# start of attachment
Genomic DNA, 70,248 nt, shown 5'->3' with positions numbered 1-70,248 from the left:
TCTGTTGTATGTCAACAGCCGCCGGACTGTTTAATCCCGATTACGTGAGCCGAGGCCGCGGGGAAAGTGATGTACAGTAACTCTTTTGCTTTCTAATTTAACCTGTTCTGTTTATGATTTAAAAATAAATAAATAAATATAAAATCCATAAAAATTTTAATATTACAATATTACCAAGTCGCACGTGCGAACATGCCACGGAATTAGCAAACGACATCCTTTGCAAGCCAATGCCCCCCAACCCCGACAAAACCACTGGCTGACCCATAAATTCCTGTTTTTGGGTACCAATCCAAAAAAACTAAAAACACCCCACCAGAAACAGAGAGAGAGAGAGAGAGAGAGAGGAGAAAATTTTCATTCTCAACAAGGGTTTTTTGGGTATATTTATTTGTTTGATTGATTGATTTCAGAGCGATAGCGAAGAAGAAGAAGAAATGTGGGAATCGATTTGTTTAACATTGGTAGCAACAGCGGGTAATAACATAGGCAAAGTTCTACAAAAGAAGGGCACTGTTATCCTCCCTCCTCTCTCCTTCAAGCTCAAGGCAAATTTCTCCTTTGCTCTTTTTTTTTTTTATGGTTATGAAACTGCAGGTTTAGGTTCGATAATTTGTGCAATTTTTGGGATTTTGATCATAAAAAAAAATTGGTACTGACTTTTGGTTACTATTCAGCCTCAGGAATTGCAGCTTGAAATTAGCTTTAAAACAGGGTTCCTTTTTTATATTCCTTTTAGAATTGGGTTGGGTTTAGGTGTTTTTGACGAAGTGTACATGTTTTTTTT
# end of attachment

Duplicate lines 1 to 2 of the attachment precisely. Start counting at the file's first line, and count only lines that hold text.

Genomic DNA, 70,248 nt, shown 5'->3' with positions numbered 1-70,248 from the left:
TCTGTTGTATGTCAACAGCCGCCGGACTGTTTAATCCCGATTACGTGAGCCGAGGCCGCGGGGAAAGTGATGTACAGTAACTCTTTTGCTTTCTAATTTAACCTGTTCTGTTTATGATTTAAAAATAAATAAATAAATATAAAATCCATAAAAATTTTAATATTACAATATTACCAAGTCGCACGTGCGAACATGCCACGGAATTAGCAAACGACATCCTTTGCAAGCCAATGCCCCCCAACCCCGACAAAACCACTGGCTGACCCATAAATTCCTGTTTTTGGGTACCAATCCAAAAAAACTAAAAACACCCCACCAGAAACAGAGAGAGAGAGAGAGAGAGAGAGGAGAAAATTTTCATTCTCAACAAGGGTTTTTTGGGTATATTTATTTGTTTGATTGATTGATTTCAGAGCGATAGCGAAGAAGAAGAAGAAATGTGGGAATCGATTTGTTTAACATTGGTAGCAACAGCGGGTAATAACATAGGCAAAGTTCTACAAAAGAAGGGCACTGTTATCCTCCCTCCTCTCTCCTTCAAGCTCAAGGCAAATTTCTCCTTTGCTCTTTTTTTTTTTTATGGTTATGAAACTGCAGGTTTAGGTTCGATAATTTGTGCAATTTTTGGGATTTTGATCATAAAAAAAAATTGGTACTGACTTTTGGTTACTATTCAGCCTCAGGAATTGCAGCTTGAAATTAGCTTTAAAACAGGGTTCCTTTTTTATATTCCTTTTAGAATTGGGTTGGGTTTAGGTGTTTTTGACGAAGTGTACATGTTTTTTTT